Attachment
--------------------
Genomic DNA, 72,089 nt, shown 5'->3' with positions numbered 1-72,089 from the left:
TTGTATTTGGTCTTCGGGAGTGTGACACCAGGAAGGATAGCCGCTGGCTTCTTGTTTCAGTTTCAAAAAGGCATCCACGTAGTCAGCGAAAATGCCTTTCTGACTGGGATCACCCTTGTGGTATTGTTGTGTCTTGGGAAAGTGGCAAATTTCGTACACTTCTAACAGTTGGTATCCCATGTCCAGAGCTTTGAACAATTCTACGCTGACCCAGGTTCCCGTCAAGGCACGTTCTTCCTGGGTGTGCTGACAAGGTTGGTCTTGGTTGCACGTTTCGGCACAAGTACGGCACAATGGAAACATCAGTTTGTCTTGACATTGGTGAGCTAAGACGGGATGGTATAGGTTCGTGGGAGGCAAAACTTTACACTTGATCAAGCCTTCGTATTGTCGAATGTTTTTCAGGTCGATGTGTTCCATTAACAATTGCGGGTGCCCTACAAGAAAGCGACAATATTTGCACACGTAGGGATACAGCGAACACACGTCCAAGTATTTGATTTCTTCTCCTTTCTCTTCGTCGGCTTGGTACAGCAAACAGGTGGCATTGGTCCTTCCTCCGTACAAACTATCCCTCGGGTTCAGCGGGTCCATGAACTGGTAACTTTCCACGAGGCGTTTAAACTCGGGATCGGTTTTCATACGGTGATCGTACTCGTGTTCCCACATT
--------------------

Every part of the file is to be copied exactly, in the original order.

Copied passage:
Genomic DNA, 72,089 nt, shown 5'->3' with positions numbered 1-72,089 from the left:
TTGTATTTGGTCTTCGGGAGTGTGACACCAGGAAGGATAGCCGCTGGCTTCTTGTTTCAGTTTCAAAAAGGCATCCACGTAGTCAGCGAAAATGCCTTTCTGACTGGGATCACCCTTGTGGTATTGTTGTGTCTTGGGAAAGTGGCAAATTTCGTACACTTCTAACAGTTGGTATCCCATGTCCAGAGCTTTGAACAATTCTACGCTGACCCAGGTTCCCGTCAAGGCACGTTCTTCCTGGGTGTGCTGACAAGGTTGGTCTTGGTTGCACGTTTCGGCACAAGTACGGCACAATGGAAACATCAGTTTGTCTTGACATTGGTGAGCTAAGACGGGATGGTATAGGTTCGTGGGAGGCAAAACTTTACACTTGATCAAGCCTTCGTATTGTCGAATGTTTTTCAGGTCGATGTGTTCCATTAACAATTGCGGGTGCCCTACAAGAAAGCGACAATATTTGCACACGTAGGGATACAGCGAACACACGTCCAAGTATTTGATTTCTTCTCCTTTCTCTTCGTCGGCTTGGTACAGCAAACAGGTGGCATTGGTCCTTCCTCCGTACAAACTATCCCTCGGGTTCAGCGGGTCCATGAACTGGTAACTTTCCACGAGGCGTTTAAACTCGGGATCGGTTTTCATACGGTGATCGTACTCGTGTTCCCACATT